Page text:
Inequalities exacerbated by the spread of digital technologies cannot be addressed mainly by increasing the numbers of computer scientists and graduates with specialized technical training. Citizens need to be able to manage information creatively. They need the ability to select information, to disregard irrelevant information and to interpret patterns in information; and these are not technical skills. This feature of the skills deficit is especially important in relation to media content production and consumption where ‘fake’ or ‘false’ news is a growing problem. Online hoaxes are being created for profit and to foment political disruption. Social media content of this kind misleads citizens, it is creating a culture of mistrust and confusion, and there are growing signs of inequality between those who trust the media and those who do not. In principle, anyone can set up a home page but discriminating Internet use depends upon a range of skills to engage in interactive communication, information dissemination and collection, as well as information interpretation. The failure to make significant progress in developing broadly based digital literacies means that people who lack appropriate skills are being progressively marginalized and excluded. They may be excluded by their inability to recognize the value or usefulness of digital services or because they do not realize how services can be used in socially or economically productive ways.
Digital illiteracy is a growing problem. There are tools for filtering and censoring information but when children and adults cannot discern the difference between an ad or ‘fake news’ and reliable news, the foundational assumptions of civic participation in the polity are challenged. In the United Kingdom, research shows that only 25 per cent of 8 to 11 year olds can understand the difference between an advertisement or a sponsored link and an ordinary post in social media. Some 33 per cent do not know how to tell the difference. Just less than 50 per cent of 12 to 15 year olds and only 6 in 10 adults could tell the difference.1 Researchers in the United States tested students across the country, also finding that relatively few could distinguish an ad from a news story or information from a political lobbying group. They concluded that ‘we worry that democracy is threatened by the ease at which disinformation about civic issues is allowed to spread and flourish’.2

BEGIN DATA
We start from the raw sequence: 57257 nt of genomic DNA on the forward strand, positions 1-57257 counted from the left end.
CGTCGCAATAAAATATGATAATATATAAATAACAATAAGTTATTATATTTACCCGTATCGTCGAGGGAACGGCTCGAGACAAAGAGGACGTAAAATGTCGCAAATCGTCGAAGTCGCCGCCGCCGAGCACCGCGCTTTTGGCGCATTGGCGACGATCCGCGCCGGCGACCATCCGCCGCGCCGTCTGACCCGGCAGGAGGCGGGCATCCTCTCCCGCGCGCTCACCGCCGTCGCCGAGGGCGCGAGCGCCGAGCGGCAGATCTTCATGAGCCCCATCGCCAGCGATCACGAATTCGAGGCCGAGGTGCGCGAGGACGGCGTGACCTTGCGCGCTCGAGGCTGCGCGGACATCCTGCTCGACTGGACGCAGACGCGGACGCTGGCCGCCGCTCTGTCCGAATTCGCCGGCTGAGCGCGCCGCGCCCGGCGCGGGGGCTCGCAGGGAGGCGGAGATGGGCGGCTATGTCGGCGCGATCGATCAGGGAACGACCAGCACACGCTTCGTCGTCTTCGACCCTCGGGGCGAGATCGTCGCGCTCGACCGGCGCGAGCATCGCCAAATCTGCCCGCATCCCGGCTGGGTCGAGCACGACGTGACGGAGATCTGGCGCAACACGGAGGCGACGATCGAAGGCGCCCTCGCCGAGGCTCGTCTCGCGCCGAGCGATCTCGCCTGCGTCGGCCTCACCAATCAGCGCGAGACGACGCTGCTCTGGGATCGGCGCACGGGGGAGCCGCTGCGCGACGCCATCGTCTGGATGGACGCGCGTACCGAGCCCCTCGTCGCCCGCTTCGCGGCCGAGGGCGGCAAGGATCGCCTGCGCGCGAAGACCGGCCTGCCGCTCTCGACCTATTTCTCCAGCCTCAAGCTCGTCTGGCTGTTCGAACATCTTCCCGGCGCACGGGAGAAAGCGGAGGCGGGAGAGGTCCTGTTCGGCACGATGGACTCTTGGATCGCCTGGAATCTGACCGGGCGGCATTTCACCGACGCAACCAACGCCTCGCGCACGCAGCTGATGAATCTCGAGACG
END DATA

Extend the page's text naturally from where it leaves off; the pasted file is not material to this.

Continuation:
Citizens need to be able to manage information creatively. They need the ability to select information and to interpret patterns in information; and these are not technical skills.
The burden of responsibility and the costs of engaging in technologically convergent, digitally mediated societies are falling increasingly upon individuals. Digital technologies and platforms are creating opportunities for direct and intermediated relationships between companies and customers (and between governments and citizens) and price comparisons can be done on a global basis. Competition among the biggest platform operators may be creating variety and choice for some, but the risk is that these developments are excluding the disadvantaged or encouraging their inclusion on terms that are less favourable than they are for the well off.
Next Generation Technologies and Futures
With advances in computational power and the spread of digital applications, for those who are included and do acquire skills appropriate to the digital world, their inclusion is problematic if it also results in a loss of their control over their lives. The aim in the AI field for many years has been to automate human intelligence. Contemporary examples of ‘intelligent’ technologies are the augmented soldier and the digitally enabled consumer. The commitment is to code algorithms that ‘reason’ about reliability and honesty. The automation of everyday life, in the form of the Internet-of-Things or of advanced robotics, is often depicted in the popular literature as signifying progress with the promise of a better life for all, and, ultimately, a reduction in social and economic inequality.